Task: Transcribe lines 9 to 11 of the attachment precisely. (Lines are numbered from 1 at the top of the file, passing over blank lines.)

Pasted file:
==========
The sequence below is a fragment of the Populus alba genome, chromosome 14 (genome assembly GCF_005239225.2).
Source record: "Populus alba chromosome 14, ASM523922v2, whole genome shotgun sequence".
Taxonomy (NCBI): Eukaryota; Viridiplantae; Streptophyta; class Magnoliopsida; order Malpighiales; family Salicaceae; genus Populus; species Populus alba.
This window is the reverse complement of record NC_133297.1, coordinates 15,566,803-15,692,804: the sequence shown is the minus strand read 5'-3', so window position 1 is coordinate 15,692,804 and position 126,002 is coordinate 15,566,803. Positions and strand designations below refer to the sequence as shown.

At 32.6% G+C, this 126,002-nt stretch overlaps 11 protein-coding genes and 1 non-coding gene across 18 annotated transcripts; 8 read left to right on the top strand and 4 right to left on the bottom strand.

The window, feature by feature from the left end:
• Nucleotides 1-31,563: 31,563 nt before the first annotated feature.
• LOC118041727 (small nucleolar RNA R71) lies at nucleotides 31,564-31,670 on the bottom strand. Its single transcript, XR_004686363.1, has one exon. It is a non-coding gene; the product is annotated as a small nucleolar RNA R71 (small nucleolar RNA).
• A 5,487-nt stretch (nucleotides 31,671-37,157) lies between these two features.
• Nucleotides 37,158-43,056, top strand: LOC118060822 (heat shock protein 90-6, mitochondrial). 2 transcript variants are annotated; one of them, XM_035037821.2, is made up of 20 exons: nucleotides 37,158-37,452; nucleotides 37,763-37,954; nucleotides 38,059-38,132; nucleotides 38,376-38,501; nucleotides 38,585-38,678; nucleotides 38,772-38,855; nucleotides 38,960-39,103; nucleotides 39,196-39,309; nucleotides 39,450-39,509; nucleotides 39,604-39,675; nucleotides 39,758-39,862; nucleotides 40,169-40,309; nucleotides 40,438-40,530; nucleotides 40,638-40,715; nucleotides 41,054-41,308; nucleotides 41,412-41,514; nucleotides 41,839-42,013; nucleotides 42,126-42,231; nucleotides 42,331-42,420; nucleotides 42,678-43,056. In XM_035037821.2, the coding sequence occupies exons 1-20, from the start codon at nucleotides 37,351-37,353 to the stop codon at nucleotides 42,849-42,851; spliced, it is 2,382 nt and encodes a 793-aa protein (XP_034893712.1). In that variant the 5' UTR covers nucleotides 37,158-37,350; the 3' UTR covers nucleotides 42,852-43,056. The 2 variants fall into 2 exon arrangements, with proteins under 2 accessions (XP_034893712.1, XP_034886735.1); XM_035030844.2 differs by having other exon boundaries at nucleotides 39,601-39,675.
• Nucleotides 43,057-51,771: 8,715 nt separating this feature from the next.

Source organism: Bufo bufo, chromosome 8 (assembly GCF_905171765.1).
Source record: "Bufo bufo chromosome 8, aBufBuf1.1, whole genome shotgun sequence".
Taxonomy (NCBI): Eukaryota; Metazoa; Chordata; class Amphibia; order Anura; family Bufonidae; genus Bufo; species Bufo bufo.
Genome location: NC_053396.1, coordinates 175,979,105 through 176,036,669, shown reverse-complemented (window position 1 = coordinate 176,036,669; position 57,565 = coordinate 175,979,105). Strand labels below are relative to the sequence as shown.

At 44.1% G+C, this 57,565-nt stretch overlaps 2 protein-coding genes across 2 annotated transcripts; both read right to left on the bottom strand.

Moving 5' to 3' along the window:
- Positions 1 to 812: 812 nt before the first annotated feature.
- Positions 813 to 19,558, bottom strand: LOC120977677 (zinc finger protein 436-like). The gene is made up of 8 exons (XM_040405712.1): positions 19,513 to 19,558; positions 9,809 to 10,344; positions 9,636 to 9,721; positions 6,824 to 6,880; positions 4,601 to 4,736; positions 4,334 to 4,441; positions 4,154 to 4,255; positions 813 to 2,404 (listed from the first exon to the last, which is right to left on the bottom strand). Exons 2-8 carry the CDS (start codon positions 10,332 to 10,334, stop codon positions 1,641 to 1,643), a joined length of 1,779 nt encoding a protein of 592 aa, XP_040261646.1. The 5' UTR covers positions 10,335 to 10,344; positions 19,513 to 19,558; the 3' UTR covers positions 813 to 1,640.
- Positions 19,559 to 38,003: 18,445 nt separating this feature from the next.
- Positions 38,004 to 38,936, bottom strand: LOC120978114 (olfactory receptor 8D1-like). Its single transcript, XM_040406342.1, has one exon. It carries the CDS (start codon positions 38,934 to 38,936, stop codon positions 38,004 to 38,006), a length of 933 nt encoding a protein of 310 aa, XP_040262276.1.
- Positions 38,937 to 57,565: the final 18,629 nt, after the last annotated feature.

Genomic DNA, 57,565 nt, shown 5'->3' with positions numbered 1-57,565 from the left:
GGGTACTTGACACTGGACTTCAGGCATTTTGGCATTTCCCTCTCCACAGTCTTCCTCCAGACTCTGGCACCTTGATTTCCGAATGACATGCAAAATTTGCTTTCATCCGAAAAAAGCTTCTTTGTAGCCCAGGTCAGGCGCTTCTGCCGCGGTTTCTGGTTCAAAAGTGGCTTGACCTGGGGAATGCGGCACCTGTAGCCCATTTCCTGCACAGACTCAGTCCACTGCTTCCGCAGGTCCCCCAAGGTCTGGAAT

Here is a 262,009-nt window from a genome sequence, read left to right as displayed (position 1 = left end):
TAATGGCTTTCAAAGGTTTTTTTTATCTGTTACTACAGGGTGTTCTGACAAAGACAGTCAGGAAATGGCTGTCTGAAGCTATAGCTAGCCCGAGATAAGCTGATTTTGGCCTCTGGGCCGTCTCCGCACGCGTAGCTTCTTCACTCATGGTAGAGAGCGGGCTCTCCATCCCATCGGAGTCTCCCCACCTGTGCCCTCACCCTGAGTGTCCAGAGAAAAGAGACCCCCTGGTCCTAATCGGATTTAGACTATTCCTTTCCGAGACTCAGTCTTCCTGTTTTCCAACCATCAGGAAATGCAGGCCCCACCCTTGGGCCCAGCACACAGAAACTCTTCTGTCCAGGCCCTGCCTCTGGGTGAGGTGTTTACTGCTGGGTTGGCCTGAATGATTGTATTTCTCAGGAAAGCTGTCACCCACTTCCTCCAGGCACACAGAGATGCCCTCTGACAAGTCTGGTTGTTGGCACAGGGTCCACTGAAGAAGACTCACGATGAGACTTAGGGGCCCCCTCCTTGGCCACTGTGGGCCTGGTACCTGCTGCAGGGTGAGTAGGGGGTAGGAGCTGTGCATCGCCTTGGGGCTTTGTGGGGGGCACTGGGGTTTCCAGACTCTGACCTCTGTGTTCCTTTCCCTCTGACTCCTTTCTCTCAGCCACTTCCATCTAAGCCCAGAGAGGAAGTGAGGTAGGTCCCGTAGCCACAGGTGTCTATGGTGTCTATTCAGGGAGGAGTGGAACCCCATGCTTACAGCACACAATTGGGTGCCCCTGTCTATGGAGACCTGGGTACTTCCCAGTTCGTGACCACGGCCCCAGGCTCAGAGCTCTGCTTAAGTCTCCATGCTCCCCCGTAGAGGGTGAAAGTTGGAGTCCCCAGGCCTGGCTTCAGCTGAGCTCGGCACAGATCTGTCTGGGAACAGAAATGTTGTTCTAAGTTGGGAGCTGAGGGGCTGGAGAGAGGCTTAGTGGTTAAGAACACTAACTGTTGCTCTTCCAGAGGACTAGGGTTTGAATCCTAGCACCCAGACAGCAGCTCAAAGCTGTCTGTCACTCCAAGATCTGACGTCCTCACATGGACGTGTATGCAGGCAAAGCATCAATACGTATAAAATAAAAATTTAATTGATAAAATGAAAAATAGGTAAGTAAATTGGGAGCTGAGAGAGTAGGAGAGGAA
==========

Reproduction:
• A 5,487-nt stretch (nucleotides 31,671-37,157) lies between these two features.
• Nucleotides 37,158-43,056, top strand: LOC118060822 (heat shock protein 90-6, mitochondrial). 2 transcript variants are annotated; one of them, XM_035037821.2, is made up of 20 exons: nucleotides 37,158-37,452; nucleotides 37,763-37,954; nucleotides 38,059-38,132; nucleotides 38,376-38,501; nucleotides 38,585-38,678; nucleotides 38,772-38,855; nucleotides 38,960-39,103; nucleotides 39,196-39,309; nucleotides 39,450-39,509; nucleotides 39,604-39,675; nucleotides 39,758-39,862; nucleotides 40,169-40,309; nucleotides 40,438-40,530; nucleotides 40,638-40,715; nucleotides 41,054-41,308; nucleotides 41,412-41,514; nucleotides 41,839-42,013; nucleotides 42,126-42,231; nucleotides 42,331-42,420; nucleotides 42,678-43,056. In XM_035037821.2, the coding sequence occupies exons 1-20, from the start codon at nucleotides 37,351-37,353 to the stop codon at nucleotides 42,849-42,851; spliced, it is 2,382 nt and encodes a 793-aa protein (XP_034893712.1). In that variant the 5' UTR covers nucleotides 37,158-37,350; the 3' UTR covers nucleotides 42,852-43,056. The 2 variants fall into 2 exon arrangements, with proteins under 2 accessions (XP_034893712.1, XP_034886735.1); XM_035030844.2 differs by having other exon boundaries at nucleotides 39,601-39,675.
• Nucleotides 43,057-51,771: 8,715 nt separating this feature from the next.